Investigating the pleiotropic roles of CFTR during development and the impact of defective CFTR in utero is critical to understanding CF disease pathogenesis. Recent advances in cell and animal models will improve our understanding of an “old disease” from a developmental lens and potentially lead to the identification of novel therapies aimed at reversing or limiting disease progression.
EH and HQ: conceptualization, methodology, validation, formal analysis, investigation, writing—original draft, writing—review and editing, and visualization. J-AL, JD, and TM: writing—review and editing. AW: resources, writing—review and editing, funding acquisition, and supervision. All authors contributed to the article and approved the submitted version.
This work was supported by the SickKids Foundation-CIHR IHDCYH NI20-1070 and Stem Cell Network ECI-23 grants. EH is a recipient of the Lunenfeld Summer Studentship award (2021); JD is a recipient of the 2021 CRAFT (Centre for Research and Application in Fluidic Technologies) fellowship award.
Conflict of Interest
The authors declare that the research was conducted in the absence of any commercial or financial relationships that could be construed as a potential conflict of interest.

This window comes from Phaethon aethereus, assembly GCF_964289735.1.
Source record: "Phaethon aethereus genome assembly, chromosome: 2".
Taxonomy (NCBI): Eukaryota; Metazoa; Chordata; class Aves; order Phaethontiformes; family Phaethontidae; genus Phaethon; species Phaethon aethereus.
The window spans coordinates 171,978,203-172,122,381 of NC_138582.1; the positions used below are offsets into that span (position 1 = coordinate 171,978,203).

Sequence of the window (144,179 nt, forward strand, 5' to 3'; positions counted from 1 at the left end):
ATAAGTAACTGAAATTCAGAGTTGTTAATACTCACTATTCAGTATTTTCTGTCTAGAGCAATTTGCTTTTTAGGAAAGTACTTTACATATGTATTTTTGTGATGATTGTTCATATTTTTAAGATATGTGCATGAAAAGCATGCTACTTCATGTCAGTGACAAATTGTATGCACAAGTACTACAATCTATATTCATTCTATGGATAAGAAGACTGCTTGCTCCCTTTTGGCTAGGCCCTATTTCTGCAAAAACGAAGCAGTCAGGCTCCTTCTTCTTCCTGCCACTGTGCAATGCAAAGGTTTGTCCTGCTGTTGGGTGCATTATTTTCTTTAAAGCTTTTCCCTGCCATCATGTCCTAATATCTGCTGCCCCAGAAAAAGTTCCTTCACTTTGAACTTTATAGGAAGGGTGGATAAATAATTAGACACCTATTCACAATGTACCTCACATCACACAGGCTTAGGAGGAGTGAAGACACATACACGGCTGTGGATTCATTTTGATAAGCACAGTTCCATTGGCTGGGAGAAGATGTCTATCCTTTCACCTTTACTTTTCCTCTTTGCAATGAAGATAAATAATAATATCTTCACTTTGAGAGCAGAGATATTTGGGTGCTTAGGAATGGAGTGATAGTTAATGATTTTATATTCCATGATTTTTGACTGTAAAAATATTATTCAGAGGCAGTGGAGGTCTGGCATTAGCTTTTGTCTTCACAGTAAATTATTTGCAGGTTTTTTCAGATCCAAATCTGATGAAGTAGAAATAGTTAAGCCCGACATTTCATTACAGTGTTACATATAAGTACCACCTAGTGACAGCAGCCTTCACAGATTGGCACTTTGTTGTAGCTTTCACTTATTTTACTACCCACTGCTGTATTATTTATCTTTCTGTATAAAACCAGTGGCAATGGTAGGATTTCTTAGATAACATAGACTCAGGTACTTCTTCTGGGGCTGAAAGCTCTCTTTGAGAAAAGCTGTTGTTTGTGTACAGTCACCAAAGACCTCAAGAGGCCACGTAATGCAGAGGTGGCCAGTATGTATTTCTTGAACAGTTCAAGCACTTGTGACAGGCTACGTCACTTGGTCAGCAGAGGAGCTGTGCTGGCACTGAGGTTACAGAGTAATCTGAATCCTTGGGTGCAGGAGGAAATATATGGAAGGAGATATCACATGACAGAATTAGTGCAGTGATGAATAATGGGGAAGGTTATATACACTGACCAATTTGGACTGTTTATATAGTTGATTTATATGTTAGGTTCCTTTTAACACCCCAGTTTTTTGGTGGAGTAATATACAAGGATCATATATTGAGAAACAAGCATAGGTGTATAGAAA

All claims expressed in this article are solely those of the authors and do not necessarily represent those of their affiliated organizations, or those of the publisher, the editors and the reviewers. Any product that may be evaluated in this article, or claim that may be made by its manufacturer, is not guaranteed or endorsed by the publisher.
All figures were prepared with BioRender.com.
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Keywords: stem cells, disease modeling, lung development and pulmonary diseases, Wnt/β-catenin, cystic fibrosis
Citation: Huang EN, Quach H, Lee J-A, Dierolf J, Moraes TJ and Wong AP (2021) A Developmental Role of the Cystic Fibrosis Transmembrane Conductance Regulator in Cystic Fibrosis Lung Disease Pathogenesis. Front. Cell Dev. Biol. 9:742891. doi: 10.3389/fcell.2021.742891
Received: 19 July 2021; Accepted: 21 September 2021;
Published: 11 October 2021.
Edited by:Cheng Yang, Fudan University, China
Reviewed by:Valerie Chappe, Dalhousie University, Canada
Oscar Moran, Biophysics Institute, National Research Council (CNR), Italy
Copyright © 2021 Huang, Quach, Lee, Dierolf, Moraes and Wong. This is an open-access article distributed under the terms of the Creative Commons Attribution License (CC BY). The use, distribution or reproduction in other forums is permitted, provided the original author(s) and the copyright owner(s) are credited and that the original publication in this journal is cited, in accordance with accepted academic practice. No use, distribution or reproduction is permitted which does not comply with these terms.
*Correspondence: Amy P. Wong, email@example.com
†These authors have contributed equally to this work